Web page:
Barbara Lehr

9:05a-9:55a MWF (30 students) 3 cr., A&H.

TOPIC: “Puitanism and the making of the American literary soul”

L208 is intended to offer students an opportunity to explore a variety of American literary texts, from colonial to modern, while investigating and writing about a single topic. This version of the course will examine the specter of Puritanism that haunts much of American literature. We will begin the semester looking at foundational Puritan texts, including poems, prose, and sermons from Bradstreet, Mather, Edwards, Bunyan, and others. We will consider some of the basic tenets of American Puritanism, including industriousness, depravity of the human soul, guilt and redemption, and the questions of holiness, purification, and meaning. We will look at how the idea of Puritanism has influenced nineteenth- and twentieth-century American literature, and finally at how modernist and postmodernist texts possibly have greater intimacy with early American religious thought than their authors may be willing to admit.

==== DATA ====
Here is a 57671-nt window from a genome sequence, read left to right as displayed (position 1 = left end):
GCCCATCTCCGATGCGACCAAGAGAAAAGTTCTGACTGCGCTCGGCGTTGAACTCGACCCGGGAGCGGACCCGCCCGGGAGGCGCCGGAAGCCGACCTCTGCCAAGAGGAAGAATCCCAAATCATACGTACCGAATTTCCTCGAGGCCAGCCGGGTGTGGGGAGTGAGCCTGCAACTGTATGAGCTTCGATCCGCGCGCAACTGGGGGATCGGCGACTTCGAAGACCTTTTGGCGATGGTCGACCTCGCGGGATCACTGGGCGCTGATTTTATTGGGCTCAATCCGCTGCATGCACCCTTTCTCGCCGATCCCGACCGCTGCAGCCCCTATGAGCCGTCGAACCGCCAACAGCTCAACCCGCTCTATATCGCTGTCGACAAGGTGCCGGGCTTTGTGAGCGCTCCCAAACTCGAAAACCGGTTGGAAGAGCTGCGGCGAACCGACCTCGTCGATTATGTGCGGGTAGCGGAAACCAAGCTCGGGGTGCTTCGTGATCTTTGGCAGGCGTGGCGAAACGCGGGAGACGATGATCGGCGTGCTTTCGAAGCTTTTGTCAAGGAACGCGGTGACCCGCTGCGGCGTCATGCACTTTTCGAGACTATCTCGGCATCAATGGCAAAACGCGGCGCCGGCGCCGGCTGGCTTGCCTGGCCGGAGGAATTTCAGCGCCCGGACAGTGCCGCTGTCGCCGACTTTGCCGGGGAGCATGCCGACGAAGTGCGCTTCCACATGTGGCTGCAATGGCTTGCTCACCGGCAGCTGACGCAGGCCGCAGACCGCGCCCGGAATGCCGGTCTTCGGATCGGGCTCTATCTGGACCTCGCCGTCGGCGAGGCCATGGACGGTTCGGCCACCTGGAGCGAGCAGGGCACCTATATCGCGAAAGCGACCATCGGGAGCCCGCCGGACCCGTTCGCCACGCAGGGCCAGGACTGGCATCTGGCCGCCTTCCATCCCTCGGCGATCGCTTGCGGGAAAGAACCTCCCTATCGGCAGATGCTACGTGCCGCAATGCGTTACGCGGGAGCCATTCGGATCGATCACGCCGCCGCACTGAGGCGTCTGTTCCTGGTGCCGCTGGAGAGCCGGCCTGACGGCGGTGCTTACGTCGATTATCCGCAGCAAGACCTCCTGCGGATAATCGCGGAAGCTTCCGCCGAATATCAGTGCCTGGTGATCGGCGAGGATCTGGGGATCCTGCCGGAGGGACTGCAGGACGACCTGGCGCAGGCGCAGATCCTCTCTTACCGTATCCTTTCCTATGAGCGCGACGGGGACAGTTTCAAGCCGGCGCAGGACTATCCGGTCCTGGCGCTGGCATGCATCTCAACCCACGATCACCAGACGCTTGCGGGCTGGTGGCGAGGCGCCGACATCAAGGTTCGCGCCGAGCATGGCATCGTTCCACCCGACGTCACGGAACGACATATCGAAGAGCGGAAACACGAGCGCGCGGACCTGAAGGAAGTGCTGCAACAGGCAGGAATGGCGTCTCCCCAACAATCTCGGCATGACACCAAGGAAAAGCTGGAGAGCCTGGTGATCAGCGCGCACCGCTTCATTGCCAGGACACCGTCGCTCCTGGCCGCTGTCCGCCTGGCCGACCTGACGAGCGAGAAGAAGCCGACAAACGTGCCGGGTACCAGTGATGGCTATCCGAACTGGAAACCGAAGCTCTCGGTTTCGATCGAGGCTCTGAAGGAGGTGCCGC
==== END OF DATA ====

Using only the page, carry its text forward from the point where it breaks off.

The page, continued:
Reading for the course will include John Bunyan, Pilgrim’s Progress; selections from Perry Miller, The American Puritans; Nathaniel Hawthorne, The Scarlet Letter; Louisa May Alcott, Little Women; George Santayana, The Last Puritan: A Memoir in the Form of a Novel; and additional materials in a course packet. Work requirements: quizzes, one shorter (2-3 pages) and one longer (3-4 pages) paper, an end-of- semester presentation, and midterm and final exams.